A thorough, scholarly, and troubling analysis of FDR’s decision in the early days of WWII to hold in internment camps more than 100,000 Japanese-Americans.
Robinson (History/George Mason Univ.) begins with an FDR news conference on November 21, 1944, one of the few public occasions when the President even mentioned the internment of tens of thousands of loyal American citizens—a disturbing episode that Robinson calls “a tragedy of democracy.” Robinson endeavors to uncover the causes of the decision. He notes that FDR’s first government appointment was as an assistant secretary of the Navy, a position that led him to worry about Japanese aggression in the Pacific. In the 1920s, FDR urged a conciliatory position toward the Japanese, hoping that liberal elements in Japanese leadership would be able to soften their government’s foreign policy. But in 1924, a US immigration act froze Japanese arrivals, legislation that outraged the Japanese. As their military became more adventurous in the Pacific, anti-Japanese attitudes in America hardened, and racists (especially in California) began to sing their ugly songs. According to Robinson, FDR viewed Japanese-Americans as Japanese first, American second. Despite virulent rumors to the contrary, there was no sabotage of US facilities by Japanese-Americans (as J. Edgar Hoover repeatedly informed FDR), but wartime paranoia (especially after Pearl Harbor) soon held sway. The author also believes political pressures from the West Coast influenced FDR, as did his unenlightened racial views (views not shared by his wife, who crusaded for the release of those interned). The president seems to have been uninterested in hearing contrary opinions—even when his principal advisers were urging him to rescind Executive Order 9066, the internment authorization, which he signed on February 19, 1942. It wasn’t until late summer of 1944 that the releases began.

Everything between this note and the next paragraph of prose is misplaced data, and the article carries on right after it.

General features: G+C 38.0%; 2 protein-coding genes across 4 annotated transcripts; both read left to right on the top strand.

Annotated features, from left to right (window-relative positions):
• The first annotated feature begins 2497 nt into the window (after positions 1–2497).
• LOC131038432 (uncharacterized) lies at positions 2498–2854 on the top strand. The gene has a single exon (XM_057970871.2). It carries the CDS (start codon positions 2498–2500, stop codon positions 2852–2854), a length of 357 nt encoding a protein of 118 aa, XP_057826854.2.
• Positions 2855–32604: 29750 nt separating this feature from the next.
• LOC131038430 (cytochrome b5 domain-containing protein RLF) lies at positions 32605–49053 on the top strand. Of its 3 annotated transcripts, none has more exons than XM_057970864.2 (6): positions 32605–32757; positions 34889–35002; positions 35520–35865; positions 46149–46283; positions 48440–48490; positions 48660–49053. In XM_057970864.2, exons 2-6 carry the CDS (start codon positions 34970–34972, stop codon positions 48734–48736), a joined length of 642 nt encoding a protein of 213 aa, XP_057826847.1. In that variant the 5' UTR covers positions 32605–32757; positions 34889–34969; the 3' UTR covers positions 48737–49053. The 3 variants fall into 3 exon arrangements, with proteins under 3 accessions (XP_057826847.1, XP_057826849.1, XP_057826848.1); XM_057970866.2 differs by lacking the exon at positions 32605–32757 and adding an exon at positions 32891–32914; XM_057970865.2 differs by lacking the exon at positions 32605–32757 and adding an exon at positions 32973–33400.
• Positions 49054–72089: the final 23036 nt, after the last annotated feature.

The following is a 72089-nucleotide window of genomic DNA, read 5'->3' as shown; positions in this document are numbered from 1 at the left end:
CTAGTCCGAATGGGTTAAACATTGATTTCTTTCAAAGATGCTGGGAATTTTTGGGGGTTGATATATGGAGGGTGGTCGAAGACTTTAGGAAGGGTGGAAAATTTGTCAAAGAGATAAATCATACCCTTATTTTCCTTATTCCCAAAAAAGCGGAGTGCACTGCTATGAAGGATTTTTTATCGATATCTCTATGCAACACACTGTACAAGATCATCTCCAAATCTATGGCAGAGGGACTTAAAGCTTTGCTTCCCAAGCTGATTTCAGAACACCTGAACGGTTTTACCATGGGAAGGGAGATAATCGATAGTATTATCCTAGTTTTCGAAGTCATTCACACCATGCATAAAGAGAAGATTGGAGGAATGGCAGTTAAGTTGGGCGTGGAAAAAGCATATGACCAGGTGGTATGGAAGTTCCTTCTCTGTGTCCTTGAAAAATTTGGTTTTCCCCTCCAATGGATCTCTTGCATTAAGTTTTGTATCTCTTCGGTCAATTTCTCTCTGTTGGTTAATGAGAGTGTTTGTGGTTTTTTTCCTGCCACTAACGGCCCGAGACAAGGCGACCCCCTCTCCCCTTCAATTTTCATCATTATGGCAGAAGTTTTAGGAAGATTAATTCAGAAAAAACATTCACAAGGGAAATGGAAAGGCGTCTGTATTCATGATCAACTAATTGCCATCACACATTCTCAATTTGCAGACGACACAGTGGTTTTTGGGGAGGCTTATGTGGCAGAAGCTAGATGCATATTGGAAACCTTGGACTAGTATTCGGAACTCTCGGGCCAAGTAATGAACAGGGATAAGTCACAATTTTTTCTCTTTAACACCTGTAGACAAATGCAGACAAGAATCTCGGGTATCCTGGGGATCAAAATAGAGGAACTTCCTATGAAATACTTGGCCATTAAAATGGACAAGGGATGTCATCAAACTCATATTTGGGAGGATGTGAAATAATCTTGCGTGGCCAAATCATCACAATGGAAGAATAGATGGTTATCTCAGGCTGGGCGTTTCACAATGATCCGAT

Splendid scholarship shines a harsh light on one of the darkest episodes in American history.